I was one of the early adopters of the “bedlined grille” look. My OEM paint was chipping from winter road debris, and I just thought it made sense to have a durable, easy to repaint grille coating on the front of the Jeep. However, when it came to repaint it this Summer I got the great idea to use a new, polyurethane liner and totally messed it up.
So it was time to find a new grille.
I hope this install writeup will help anyone that comes across a couple of the trickier parts of this install. Check out my unboxing video for the Spartan Grille!
1. Lay out all the parts and ensure they are in place. I also washed my hands, to prevent any dirt from scratching the matte surface.
2. As always, Rugged Ridge’s full color instructions were very detailed and complete. But review them anyway and be sure you have the needed parts. RR does not mention you will need a small device to trim plastic. I used a Dremel.
3. Remove the factory grille by popping out the plastic rivets along the top. Save the rivets!
4. Remove the indicator light fixtures by twisting the plugs 45 degrees and pulling them out.
5. Tug on the lower, front part of the grille to free the clips that run along the bottom front of it. Pull it straight off and toward the front.
6. Remove the indicator light housings from the OEM grille by squeezing the two small tabs on each fixture. Then pull them out.
7. Install the OEM indicator light housings into the Spartan Grille by aligning the tabs and pressing them into place. Note that I believe these are specific to each side, so only one will fit on each side. But I could be wrong.
8. Unplug the ambient temperature sensor.
9. Using a flat head screwdriver, remove the sensor from the steel bar. It comes out pretty easily. This was y first confusing section of the install. I am not sure if my 2013 Jeep JK has a different sensor style than newer Jeeps, but RR’s instructions did not help me here.
So, I did the fashionable thing and, using zip ties, placed the sensor on TOP of the same bar and location as the original installation. Once zipped down, reconnect the harness to the sensor.
10. The second unclear part of the instructions has to do with trimming the plastic frame around the headlights. While there is a line showing the cut, it appears to be approximate only. So, cut conservatively and do a few test fits to ensure proper fitment. Also, leave plenty of “meat” to accommodate the clip retention hole.
11. Plug in the indicator housings to the harness by reversing the process in step 4 above.
12. Install the grille by aligning the clips that run along the bottom of the front of the grille first. I found that with my winch in the way, this took a lot more finagling than it should have, so be patient. Ensure you removed enough plastic in step 10 to prevent forcing.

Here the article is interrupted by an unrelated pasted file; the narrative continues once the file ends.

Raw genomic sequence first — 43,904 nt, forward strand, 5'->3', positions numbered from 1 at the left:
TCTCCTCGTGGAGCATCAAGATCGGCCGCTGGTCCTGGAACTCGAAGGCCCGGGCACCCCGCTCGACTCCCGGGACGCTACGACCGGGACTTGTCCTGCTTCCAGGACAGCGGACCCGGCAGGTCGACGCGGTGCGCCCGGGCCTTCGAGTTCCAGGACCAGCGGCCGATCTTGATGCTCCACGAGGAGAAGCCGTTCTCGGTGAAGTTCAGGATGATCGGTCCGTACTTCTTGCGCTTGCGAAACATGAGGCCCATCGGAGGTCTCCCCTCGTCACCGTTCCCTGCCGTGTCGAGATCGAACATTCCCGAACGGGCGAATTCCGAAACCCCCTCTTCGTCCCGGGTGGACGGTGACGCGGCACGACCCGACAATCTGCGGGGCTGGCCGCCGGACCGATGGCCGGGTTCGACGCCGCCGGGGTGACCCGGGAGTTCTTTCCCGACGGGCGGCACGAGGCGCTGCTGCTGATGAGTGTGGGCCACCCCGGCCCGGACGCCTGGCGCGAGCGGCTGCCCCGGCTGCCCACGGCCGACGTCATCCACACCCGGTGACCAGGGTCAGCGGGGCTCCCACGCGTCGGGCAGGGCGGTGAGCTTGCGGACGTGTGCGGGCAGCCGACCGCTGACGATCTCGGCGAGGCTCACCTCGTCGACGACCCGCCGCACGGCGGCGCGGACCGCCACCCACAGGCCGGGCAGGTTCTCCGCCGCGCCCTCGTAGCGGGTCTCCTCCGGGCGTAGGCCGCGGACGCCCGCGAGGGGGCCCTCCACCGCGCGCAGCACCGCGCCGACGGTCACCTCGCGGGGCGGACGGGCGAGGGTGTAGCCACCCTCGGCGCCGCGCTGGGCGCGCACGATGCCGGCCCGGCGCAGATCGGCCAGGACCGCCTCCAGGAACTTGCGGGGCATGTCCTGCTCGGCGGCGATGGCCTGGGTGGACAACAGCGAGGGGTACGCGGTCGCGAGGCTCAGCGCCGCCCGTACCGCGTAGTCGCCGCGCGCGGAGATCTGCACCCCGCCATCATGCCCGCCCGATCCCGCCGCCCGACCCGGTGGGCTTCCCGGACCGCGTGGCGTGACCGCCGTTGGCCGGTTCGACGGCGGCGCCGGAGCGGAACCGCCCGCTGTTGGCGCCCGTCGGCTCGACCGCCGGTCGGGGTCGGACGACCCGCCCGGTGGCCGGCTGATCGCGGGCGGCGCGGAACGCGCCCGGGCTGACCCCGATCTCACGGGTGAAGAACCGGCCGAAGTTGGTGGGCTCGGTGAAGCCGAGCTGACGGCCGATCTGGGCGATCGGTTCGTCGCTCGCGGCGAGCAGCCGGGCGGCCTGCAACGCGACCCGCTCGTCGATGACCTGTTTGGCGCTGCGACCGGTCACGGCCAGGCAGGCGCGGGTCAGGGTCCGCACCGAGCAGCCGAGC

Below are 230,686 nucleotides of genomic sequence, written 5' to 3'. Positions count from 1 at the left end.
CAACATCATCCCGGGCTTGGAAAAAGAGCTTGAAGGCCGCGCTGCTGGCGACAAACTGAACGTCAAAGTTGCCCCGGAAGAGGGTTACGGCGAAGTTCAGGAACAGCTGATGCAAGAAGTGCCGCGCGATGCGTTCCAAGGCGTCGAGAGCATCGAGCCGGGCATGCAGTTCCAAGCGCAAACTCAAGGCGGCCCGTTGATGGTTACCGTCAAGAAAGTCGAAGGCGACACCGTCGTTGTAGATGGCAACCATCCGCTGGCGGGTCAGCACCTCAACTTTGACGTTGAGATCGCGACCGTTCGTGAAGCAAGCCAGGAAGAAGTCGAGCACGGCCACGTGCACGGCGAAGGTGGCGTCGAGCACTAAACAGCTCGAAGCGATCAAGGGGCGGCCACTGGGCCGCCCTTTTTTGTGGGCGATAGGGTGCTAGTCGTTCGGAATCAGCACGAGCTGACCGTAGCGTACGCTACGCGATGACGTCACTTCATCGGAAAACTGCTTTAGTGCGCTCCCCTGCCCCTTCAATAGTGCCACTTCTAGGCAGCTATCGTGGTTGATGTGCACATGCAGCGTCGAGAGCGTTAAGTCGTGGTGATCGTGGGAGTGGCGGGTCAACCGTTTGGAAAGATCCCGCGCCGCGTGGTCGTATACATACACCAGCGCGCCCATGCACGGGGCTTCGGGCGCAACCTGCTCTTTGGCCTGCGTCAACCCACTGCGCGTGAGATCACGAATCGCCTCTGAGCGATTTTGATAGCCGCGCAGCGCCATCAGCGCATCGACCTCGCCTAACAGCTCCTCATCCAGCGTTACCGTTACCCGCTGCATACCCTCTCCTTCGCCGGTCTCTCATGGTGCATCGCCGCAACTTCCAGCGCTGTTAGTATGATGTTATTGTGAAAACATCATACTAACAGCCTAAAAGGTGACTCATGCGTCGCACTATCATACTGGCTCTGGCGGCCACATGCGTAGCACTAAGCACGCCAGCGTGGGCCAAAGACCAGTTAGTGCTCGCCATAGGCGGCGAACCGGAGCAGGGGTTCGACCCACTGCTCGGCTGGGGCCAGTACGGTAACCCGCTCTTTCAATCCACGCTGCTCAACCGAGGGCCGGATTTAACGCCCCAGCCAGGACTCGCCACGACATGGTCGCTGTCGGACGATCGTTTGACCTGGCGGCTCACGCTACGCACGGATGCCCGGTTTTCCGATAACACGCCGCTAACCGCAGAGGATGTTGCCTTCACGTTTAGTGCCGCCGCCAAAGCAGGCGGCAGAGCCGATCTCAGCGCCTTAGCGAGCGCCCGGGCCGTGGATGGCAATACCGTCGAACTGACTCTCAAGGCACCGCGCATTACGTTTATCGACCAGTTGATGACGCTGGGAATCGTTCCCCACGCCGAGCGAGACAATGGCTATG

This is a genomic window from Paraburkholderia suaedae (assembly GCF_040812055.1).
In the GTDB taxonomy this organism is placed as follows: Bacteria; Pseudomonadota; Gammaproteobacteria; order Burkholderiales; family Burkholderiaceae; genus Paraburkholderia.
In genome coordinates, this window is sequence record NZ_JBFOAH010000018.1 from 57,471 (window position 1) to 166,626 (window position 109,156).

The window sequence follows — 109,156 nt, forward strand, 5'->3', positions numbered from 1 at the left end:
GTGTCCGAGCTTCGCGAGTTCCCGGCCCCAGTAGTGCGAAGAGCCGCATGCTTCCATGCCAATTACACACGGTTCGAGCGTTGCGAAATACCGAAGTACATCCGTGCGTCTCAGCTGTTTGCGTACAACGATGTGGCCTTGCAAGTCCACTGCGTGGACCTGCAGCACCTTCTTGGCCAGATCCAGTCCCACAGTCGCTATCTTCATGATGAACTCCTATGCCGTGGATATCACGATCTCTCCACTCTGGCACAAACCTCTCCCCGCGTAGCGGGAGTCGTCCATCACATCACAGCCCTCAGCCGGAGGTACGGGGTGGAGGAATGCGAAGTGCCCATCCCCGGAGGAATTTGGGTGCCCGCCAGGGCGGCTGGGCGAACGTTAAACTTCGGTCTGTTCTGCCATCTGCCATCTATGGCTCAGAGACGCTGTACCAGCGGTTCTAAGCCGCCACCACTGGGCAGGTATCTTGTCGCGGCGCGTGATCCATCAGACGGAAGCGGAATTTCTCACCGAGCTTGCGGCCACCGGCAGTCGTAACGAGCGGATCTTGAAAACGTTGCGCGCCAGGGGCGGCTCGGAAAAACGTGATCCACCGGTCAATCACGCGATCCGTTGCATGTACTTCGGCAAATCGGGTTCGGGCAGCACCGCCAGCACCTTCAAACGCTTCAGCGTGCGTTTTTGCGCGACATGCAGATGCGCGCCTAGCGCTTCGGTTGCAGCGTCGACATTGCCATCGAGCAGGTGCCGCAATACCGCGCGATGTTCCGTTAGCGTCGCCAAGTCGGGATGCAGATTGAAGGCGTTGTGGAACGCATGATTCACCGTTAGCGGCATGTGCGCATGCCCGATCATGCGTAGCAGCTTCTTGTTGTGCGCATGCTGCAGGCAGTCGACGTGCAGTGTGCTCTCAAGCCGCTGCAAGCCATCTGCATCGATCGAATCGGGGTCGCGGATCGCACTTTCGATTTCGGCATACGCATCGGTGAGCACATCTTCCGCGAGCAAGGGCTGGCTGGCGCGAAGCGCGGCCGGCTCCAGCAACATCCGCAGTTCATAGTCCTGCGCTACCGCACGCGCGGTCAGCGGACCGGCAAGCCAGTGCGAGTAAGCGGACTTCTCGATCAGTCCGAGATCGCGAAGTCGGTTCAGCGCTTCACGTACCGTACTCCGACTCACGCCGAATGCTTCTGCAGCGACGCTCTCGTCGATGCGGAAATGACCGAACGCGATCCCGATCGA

I also found that once the front clips are seated, it took some finesse to get the clips in next to the indicator light locations. I had to support the plastic housing with one hand, while applying pressure with the other. Without this, the plastic hole for the clip would just move rearward and prevent clip seating.
13. Reinstall plastic rivets. I did note some fitment issues at this stage as I was ready to reinstall the plastic rivets I removed. With some pressure I was able to line up many of them, but not all fit. I contacted Rugged Ridge about this and it is a known issue that is being resolved.
I will try realigning the grille after it has spent some time in the sun and with engine heat, hoping it will loosen with time. The grille is seated just fine and is not moving, so this seems like a minor issue.
In the above image, I had to pull up the grille “flap” to overlap with the OEM radiator cover. This was surprisingly frustrating but I eventually got it to go over it and got some plastic rivets in place.
See the end of this post for feedback from Rugged Ridge’s engineering department on this issue.
14. Admire your new Jeep fascia from a distance by testing the lights making sure everything is working properly.
I reached out to Rugged Ridge for their input on the fitment concern I raised with them. This is their response:
“To achieve ultimate impact properties, a material-blend with a higher than normal shrinkage range was needed. This was a trial and error process with the goal of impact resistance at the forefront. The resulting material is preferred in comparison to more dimensionally stable but brittle thermoplastics. This resulted in a grille that won’t shatter when you hit a rock, branch or gravel that is thrown up at your grille. We are in the process of dialing in the final blend to accommodate the higher than normal shrinkage.” Engineering Manager, Alain Eboli.
Thanks to Rugged Ridge for their feedback!
**FULL DISCLOSURE: This unit was provided to me at no cost by Rugged Ridge for the purposes of this install and a future review. It has in no way influenced the outcome or my opinions of this product.**